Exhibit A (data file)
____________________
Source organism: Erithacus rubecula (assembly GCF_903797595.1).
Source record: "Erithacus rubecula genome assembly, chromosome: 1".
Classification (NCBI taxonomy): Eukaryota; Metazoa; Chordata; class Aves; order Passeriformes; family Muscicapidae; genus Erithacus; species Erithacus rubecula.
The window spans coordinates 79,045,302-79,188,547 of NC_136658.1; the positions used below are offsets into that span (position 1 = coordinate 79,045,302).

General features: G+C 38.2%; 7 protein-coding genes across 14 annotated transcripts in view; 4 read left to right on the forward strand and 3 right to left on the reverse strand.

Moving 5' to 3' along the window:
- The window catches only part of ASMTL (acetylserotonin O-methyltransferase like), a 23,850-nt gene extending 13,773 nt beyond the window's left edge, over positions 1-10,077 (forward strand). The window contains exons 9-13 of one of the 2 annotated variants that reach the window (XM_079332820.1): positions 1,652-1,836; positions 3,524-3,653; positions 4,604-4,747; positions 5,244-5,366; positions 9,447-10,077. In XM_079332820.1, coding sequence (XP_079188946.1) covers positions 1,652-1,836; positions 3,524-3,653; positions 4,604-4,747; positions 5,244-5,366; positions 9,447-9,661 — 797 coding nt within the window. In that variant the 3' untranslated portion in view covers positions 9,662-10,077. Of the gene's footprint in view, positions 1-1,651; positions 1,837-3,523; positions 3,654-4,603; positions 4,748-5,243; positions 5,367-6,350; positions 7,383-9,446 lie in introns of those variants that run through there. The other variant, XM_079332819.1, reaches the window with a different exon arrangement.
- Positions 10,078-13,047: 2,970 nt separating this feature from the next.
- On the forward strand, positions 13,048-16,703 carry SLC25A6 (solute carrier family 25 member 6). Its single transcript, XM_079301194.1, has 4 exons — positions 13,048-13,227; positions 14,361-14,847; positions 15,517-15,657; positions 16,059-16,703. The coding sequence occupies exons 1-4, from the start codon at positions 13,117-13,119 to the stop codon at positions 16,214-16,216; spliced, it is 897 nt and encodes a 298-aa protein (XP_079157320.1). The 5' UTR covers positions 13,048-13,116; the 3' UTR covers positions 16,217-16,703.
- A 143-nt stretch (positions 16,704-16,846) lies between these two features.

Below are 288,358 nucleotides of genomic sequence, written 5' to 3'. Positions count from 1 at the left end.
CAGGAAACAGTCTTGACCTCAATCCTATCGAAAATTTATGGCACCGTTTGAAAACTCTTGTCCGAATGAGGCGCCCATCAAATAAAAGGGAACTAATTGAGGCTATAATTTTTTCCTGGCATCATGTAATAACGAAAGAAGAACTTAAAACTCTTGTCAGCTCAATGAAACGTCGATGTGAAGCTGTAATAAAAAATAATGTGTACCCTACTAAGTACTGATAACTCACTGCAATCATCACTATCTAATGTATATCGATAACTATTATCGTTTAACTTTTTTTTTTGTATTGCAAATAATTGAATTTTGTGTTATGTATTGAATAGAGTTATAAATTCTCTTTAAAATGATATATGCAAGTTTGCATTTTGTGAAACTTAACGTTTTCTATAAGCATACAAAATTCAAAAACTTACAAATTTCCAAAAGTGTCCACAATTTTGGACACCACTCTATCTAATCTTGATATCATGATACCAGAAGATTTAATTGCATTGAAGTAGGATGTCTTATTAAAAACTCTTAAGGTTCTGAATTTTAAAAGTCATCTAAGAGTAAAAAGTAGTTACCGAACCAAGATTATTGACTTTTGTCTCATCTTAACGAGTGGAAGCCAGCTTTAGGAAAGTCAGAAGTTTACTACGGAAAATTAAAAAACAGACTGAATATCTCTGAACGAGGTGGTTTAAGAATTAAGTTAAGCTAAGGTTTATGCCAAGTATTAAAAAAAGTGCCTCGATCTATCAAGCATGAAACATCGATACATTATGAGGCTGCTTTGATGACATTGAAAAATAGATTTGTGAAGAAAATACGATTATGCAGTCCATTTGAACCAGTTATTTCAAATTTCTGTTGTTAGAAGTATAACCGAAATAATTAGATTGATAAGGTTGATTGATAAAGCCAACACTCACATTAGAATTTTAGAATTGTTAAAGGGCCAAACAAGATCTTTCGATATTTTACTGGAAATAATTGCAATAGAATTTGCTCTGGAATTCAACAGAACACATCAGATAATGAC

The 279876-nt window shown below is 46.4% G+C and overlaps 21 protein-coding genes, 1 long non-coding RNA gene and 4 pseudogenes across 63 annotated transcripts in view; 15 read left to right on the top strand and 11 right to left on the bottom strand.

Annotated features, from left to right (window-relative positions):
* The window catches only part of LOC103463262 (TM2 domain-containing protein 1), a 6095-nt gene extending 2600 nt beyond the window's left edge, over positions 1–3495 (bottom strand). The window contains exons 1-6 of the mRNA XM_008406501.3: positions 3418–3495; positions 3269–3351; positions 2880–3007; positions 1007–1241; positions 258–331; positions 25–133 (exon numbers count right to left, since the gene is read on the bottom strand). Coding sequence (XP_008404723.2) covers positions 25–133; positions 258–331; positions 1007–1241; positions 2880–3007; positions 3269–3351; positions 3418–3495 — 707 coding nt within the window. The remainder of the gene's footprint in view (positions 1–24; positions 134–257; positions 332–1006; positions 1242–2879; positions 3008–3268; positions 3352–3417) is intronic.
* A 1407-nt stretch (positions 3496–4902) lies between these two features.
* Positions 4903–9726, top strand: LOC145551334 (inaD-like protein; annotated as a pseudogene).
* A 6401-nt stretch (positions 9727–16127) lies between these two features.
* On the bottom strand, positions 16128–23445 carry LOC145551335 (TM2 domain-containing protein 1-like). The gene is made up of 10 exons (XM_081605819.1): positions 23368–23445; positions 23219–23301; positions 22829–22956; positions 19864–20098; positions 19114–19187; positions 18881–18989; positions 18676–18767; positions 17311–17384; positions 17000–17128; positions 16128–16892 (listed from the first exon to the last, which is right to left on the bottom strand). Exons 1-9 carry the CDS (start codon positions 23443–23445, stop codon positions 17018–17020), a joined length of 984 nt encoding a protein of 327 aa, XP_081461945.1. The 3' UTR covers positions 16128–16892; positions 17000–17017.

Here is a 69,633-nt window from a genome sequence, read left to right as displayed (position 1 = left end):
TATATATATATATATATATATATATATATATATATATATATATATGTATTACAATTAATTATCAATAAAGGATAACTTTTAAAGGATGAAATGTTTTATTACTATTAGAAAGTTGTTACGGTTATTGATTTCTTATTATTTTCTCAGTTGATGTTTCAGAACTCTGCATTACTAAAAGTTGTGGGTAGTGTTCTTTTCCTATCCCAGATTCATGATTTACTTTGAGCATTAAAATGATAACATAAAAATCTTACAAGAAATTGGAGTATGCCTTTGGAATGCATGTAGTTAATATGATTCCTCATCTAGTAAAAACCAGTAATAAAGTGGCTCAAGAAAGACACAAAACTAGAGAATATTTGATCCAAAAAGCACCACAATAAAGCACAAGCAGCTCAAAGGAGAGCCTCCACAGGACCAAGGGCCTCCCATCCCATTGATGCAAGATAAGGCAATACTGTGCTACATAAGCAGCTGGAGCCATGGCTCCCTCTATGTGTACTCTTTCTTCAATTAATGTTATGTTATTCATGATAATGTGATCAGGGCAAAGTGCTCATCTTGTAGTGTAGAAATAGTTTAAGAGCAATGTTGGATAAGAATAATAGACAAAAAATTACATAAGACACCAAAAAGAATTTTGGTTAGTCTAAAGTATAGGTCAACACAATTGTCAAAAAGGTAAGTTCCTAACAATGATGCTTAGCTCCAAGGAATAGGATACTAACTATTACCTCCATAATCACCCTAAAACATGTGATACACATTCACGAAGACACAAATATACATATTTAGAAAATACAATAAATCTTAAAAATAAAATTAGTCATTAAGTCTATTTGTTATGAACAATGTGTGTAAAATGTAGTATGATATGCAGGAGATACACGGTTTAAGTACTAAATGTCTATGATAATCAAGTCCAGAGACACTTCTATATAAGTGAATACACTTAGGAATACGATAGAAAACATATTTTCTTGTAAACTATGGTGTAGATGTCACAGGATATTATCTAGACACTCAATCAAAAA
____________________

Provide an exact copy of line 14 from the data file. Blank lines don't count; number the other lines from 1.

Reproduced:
Annotated features, from left to right (window-relative positions):